Chicago Cubs: Tom Ricketts Continues to "Kick the Can"

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Chicago Cubs: Tom Ricketts Continues to
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One of the hallmarks of the Ricketts' ownership of the Cubs seems to be a spirit of temporization and indecision that pervades the whole organization. What I mean is that the whole gambit seems to be geared toward postponing necessary decisions, more or less, to the point where they no longer matter.

To begin, Ricketts should have replaced the major players in the front office immediately upon taking ownership of the team. He was clearly unready to do so, and everyone cut him some slack for this misdemeanor, arguing that he needed time to evaluate the situation. Lost in this initial round of excuses is the fact that negotiations had been in progress years before the actual takeover, so the Ricketts family had ample time to put some sort of minimal transition team of advisors in place.

Just to give the highlights, we witnessed the Lou Piniella death march before recently fired GM Jim Hendry finally pulled the plug on him in August, only to install his protégé Mike Quade as interim manager. Quade continued to play the same mopes that Piniella played, trotting out the same lineup that included the same weird platoons that made no sense at all (Colvin/Fukudome, for example). He got lucky though, as his starting pitching came around—notably Carlos Zambrano, who won his last eight decisions during that stretch. 

Hendry should have been fired last offseason. He had assembled a mediocre and flawed team that was totally dysfunctional, and had also suffered consecutive losing seasons. Instead he was allowed to continue, perpetuating the culture of postponement. He promptly installed the increasingly befuddled Quade as skipper.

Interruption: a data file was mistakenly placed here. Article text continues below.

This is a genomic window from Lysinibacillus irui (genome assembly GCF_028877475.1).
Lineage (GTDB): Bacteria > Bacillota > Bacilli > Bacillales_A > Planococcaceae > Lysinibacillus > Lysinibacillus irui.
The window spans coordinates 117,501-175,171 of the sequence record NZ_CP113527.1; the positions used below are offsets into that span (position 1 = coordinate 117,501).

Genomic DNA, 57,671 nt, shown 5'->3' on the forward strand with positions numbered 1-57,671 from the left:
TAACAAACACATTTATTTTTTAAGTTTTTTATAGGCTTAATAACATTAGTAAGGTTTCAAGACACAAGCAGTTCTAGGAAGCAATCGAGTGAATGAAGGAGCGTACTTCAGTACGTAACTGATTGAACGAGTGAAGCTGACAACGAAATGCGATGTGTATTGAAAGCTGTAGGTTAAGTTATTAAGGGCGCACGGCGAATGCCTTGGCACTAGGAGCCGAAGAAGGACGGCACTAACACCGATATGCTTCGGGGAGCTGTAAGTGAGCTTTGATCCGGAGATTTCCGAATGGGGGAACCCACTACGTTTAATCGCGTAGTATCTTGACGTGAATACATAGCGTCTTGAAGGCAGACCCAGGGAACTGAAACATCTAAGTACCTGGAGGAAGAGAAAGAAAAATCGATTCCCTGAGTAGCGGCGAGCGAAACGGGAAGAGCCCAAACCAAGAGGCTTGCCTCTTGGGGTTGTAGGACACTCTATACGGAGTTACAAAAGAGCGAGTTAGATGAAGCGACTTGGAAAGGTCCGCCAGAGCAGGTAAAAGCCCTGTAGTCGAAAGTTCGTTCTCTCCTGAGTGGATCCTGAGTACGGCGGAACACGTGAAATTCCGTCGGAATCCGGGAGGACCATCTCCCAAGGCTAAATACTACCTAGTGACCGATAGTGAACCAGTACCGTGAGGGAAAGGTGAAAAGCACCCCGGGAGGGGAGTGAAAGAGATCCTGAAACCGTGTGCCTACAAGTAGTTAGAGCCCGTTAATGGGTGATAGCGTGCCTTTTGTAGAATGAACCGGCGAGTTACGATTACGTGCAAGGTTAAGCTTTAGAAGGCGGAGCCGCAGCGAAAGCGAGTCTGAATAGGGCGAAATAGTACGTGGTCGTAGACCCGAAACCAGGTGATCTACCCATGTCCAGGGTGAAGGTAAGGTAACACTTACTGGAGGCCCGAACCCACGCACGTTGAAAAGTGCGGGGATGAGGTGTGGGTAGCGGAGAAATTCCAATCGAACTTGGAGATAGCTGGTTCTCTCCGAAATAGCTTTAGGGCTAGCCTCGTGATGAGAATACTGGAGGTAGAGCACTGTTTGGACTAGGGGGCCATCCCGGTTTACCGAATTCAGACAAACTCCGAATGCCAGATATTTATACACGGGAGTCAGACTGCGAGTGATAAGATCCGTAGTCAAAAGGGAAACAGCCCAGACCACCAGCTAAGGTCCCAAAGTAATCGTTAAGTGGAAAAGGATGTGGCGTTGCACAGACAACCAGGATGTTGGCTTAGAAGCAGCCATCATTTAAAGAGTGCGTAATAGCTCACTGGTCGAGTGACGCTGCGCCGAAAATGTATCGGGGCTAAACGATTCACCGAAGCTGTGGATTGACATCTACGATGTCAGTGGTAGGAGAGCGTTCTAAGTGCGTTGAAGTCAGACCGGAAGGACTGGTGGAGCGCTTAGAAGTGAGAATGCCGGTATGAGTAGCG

There were two genuine difference-makers available in the offseason, with Adrian Gonzalez on the trade market and Cliff Lee being a free agent. Whether he had a legitimate chance of obtaining either is somewhat beside the point. Hendry chose not to pursue either in a serious way, opting instead to sign the placeholder Carlos Pena. Evidently, this was done on the off-chance that Pena would resurrect his career in Chicago, and then the club would make a run at Albert Pujols or Prince Fielder when and if they became free agents this upcoming winter.

Instead of taking a shot at Lee in the free agent market, Hendry traded away four of the top ten prospects in the organization in order to obtain starting pitcher Matt Garza from the Tamps Bay Rays. No matter this move works out in the long-run, this is usually a move that you make if you are a pitcher away from a division title. Doing so when you are not argues that you are just postponing the inevitable recognition that you are not a contender, and that you need to deal with that conclusion decisively and quickly.